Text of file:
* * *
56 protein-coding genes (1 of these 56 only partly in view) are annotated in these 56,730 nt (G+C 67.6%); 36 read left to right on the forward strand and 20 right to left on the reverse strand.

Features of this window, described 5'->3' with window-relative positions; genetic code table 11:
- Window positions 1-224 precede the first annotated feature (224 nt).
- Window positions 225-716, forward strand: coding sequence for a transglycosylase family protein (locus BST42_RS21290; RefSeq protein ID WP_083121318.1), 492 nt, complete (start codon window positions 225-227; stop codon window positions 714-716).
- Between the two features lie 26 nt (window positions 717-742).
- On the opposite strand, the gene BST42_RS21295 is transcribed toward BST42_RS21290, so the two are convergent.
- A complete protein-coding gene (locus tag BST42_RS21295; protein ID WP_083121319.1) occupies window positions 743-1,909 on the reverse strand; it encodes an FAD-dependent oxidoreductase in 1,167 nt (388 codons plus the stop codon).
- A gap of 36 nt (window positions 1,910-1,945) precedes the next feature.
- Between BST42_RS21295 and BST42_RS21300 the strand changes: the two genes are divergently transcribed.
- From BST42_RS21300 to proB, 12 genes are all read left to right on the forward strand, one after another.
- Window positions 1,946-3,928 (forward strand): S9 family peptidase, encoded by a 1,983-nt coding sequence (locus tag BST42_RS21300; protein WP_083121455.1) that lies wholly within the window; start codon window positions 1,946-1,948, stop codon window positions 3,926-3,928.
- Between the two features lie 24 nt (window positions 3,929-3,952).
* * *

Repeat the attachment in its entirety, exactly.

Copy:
56 protein-coding genes (1 of these 56 only partly in view) are annotated in these 56,730 nt (G+C 67.6%); 36 read left to right on the forward strand and 20 right to left on the reverse strand.

Features of this window, described 5'->3' with window-relative positions; genetic code table 11:
- Window positions 1-224 precede the first annotated feature (224 nt).
- Window positions 225-716, forward strand: coding sequence for a transglycosylase family protein (locus BST42_RS21290; RefSeq protein ID WP_083121318.1), 492 nt, complete (start codon window positions 225-227; stop codon window positions 714-716).
- Between the two features lie 26 nt (window positions 717-742).
- On the opposite strand, the gene BST42_RS21295 is transcribed toward BST42_RS21290, so the two are convergent.
- A complete protein-coding gene (locus tag BST42_RS21295; protein ID WP_083121319.1) occupies window positions 743-1,909 on the reverse strand; it encodes an FAD-dependent oxidoreductase in 1,167 nt (388 codons plus the stop codon).
- A gap of 36 nt (window positions 1,910-1,945) precedes the next feature.
- Between BST42_RS21295 and BST42_RS21300 the strand changes: the two genes are divergently transcribed.
- From BST42_RS21300 to proB, 12 genes are all read left to right on the forward strand, one after another.
- Window positions 1,946-3,928 (forward strand): S9 family peptidase, encoded by a 1,983-nt coding sequence (locus tag BST42_RS21300; protein WP_083121455.1) that lies wholly within the window; start codon window positions 1,946-1,948, stop codon window positions 3,926-3,928.
- Between the two features lie 24 nt (window positions 3,929-3,952).